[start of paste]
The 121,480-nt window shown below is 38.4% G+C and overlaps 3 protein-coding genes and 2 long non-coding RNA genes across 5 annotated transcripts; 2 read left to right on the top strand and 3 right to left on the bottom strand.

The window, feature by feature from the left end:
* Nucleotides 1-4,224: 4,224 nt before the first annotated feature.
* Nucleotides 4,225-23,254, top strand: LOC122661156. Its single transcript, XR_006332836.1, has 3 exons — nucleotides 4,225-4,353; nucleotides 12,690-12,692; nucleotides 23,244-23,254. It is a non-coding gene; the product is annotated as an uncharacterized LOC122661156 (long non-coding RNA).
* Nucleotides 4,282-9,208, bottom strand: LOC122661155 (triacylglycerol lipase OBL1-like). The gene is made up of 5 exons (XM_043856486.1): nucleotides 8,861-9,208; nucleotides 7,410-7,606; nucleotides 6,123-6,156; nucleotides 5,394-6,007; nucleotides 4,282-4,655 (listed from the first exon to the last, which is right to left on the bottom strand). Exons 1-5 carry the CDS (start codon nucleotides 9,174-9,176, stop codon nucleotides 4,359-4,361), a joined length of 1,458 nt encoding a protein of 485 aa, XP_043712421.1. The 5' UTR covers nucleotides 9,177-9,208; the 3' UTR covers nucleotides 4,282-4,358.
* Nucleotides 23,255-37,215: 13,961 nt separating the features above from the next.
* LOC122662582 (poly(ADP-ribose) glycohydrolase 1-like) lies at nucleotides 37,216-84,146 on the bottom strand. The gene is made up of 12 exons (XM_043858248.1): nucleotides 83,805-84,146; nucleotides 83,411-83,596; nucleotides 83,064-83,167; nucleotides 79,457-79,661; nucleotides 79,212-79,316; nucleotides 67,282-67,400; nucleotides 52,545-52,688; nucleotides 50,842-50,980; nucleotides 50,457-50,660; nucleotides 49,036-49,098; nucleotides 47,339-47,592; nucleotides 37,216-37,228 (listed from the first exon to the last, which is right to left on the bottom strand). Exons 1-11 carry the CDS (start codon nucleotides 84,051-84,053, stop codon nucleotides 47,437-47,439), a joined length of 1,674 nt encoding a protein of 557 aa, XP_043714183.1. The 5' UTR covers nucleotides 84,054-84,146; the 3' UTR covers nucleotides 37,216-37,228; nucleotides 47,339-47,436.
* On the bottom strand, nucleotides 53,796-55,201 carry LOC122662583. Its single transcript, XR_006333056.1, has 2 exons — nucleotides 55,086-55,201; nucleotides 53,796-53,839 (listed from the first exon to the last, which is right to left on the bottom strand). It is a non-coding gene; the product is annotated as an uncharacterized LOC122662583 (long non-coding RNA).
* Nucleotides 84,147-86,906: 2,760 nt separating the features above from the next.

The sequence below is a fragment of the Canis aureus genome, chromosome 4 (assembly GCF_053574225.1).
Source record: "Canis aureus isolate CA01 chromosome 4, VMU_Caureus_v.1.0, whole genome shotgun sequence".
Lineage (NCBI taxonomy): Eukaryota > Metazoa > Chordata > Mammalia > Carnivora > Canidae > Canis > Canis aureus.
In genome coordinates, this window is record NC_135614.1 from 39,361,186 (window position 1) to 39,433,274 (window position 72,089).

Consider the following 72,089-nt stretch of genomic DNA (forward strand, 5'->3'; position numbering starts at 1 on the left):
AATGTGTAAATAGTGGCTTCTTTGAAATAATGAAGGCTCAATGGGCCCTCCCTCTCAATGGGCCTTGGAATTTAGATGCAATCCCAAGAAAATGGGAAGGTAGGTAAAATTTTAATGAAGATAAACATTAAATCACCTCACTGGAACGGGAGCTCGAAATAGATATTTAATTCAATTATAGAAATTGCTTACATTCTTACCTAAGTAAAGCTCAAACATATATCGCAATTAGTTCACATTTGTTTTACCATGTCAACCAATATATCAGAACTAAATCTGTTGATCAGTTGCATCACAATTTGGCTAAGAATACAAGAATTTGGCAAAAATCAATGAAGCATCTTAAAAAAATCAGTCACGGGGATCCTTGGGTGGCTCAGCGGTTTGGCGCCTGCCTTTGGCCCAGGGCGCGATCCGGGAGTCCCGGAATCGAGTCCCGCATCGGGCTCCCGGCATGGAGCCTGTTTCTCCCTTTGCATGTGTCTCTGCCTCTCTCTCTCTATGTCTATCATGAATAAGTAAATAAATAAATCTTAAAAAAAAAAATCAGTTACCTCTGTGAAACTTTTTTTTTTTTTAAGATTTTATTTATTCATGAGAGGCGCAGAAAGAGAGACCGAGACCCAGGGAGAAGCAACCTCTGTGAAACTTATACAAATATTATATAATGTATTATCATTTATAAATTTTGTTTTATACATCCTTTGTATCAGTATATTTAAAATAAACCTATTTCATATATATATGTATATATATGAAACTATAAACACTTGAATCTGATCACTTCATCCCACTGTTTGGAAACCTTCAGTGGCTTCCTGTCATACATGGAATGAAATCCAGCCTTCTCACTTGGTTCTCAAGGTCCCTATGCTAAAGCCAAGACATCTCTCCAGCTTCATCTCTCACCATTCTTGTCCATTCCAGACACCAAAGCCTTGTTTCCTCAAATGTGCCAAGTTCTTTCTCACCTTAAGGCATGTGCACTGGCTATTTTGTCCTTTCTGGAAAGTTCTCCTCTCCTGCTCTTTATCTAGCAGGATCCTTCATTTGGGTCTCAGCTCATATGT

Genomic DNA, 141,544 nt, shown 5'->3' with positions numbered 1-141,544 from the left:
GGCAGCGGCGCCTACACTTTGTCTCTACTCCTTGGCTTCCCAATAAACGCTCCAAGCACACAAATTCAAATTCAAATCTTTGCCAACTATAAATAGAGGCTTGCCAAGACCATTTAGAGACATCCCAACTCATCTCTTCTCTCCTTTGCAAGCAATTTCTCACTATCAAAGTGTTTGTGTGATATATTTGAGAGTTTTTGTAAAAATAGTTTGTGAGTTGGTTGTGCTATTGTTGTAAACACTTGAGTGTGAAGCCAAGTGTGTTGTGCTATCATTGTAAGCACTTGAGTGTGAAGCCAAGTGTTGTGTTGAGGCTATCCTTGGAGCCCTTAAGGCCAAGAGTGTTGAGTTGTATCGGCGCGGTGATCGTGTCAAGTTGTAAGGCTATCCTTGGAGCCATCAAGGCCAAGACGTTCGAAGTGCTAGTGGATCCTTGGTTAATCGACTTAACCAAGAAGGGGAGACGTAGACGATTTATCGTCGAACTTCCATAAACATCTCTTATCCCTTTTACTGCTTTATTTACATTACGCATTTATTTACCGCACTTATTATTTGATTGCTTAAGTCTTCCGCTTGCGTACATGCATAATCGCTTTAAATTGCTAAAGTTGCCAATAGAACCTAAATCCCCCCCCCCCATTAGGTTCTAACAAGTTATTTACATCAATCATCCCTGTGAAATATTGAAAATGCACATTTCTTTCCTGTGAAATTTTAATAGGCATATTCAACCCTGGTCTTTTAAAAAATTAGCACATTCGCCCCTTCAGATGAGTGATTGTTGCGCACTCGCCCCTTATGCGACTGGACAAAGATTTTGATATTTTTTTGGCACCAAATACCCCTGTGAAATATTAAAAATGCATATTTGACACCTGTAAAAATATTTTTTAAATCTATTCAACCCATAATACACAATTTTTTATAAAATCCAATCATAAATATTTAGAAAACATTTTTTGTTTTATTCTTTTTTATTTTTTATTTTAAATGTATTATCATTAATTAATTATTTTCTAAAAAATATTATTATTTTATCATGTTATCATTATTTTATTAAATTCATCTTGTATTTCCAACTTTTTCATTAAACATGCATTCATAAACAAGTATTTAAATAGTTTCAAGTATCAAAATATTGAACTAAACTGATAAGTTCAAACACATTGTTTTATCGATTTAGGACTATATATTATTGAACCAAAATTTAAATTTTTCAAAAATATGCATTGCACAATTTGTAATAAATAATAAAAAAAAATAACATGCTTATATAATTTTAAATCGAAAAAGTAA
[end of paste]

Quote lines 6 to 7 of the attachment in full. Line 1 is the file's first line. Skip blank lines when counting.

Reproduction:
* Nucleotides 23,255-37,215: 13,961 nt separating the features above from the next.
* LOC122662582 (poly(ADP-ribose) glycohydrolase 1-like) lies at nucleotides 37,216-84,146 on the bottom strand. The gene is made up of 12 exons (XM_043858248.1): nucleotides 83,805-84,146; nucleotides 83,411-83,596; nucleotides 83,064-83,167; nucleotides 79,457-79,661; nucleotides 79,212-79,316; nucleotides 67,282-67,400; nucleotides 52,545-52,688; nucleotides 50,842-50,980; nucleotides 50,457-50,660; nucleotides 49,036-49,098; nucleotides 47,339-47,592; nucleotides 37,216-37,228 (listed from the first exon to the last, which is right to left on the bottom strand). Exons 1-11 carry the CDS (start codon nucleotides 84,051-84,053, stop codon nucleotides 47,437-47,439), a joined length of 1,674 nt encoding a protein of 557 aa, XP_043714183.1. The 5' UTR covers nucleotides 84,054-84,146; the 3' UTR covers nucleotides 37,216-37,228; nucleotides 47,339-47,436.